How To Diagnose Lateral Ankle Injuries

Author(s): 
By Remy Ardizzone, DPM, and Ronald L. Valmassy, DPM

Recognizing Potential Nerve Injuries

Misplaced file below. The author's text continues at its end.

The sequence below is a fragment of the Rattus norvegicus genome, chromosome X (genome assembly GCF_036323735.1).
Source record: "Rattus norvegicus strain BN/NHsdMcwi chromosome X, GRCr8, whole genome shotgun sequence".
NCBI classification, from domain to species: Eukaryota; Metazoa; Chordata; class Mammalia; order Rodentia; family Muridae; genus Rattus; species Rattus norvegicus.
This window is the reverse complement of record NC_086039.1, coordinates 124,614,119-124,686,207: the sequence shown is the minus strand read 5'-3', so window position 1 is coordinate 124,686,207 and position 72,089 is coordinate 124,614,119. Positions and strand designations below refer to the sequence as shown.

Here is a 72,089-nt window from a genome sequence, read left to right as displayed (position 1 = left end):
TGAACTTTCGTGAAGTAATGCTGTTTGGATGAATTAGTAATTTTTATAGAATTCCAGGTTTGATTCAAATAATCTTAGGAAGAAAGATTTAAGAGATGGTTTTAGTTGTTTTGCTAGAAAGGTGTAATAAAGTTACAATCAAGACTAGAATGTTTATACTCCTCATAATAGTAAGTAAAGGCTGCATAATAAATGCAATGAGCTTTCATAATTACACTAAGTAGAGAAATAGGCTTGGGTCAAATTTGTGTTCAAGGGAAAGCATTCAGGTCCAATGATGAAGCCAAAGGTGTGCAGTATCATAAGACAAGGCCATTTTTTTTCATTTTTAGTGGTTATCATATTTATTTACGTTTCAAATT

Nerve injuries are often the last category of injury clinicians consider when diagnosing lateral ankle problems. Nerve symptoms may include pain, burning, tingling or numbness. The symptoms will often radiate distally or proximally. The symptoms may or may not be related to activity but will often relate to the position of the foot or pressure from shoes.38    Any inversion injury has the potential to place traction on the sural nerve as it runs alongside the peroneal tendons. Additionally, the superficial peroneal nerve becomes superficial in close proximity to the anterior talofibular ligament and may become partially entrapped in scar tissue as injury to the ligament heals. Blunt trauma may cause direct injury to the nerve itself, resulting in neuropraxia.    Patients may complain of sharp pain with sudden pivoting movement or any compression of the anterior of the lateral ankle, which may occur in high-topped boots or ski boots.39 Other complaints may consist of either transient or constant numbness, and periodic tingling or burning sensations. Symptoms may be worse at night than during the day. More serious injuries, such as plantarflexion inversion injuries, may result in traction injury to either the sural or common peroneal nerves, leading to axonotemesis or neurotemesis, depending on the severity. Specifically, plantarflexion inversion injury causes constriction of the peroneus longus at the level of the common peroneal nerve, entrapping the nerve as it passes underneath the muscle.    Physical exam findings may indicate allodynia, decreased sensation to light touch, an inability to distinguish between sharp and dull stimuli and decreased two-point stimulation. Manual percussion of the affected nerve precipitates distal paresthesias (positive Tinel’s sign) or more infrequently proximal paresthesias (positive Valleix’s sign).5,40 Swelling about the affected area is rarely present. Severe injuries of the common peroneal nerve may cause paralysis and muscle atrophy, leading to foot drop.5,41    More sophisticated diagnostic studies are often necessary, particularly when it comes to distinguishing between local nerve injury and a possible correlation to any associated or past low back injury. One should suspect radiculopathy in any patient who exhibits positive proximal findings, particularly in a positive straight leg raise test. Electrodiagnostic studies, including nerve conduction studies, may be key in ruling out radiculopathy or mononeuropathy in these patients.5,39

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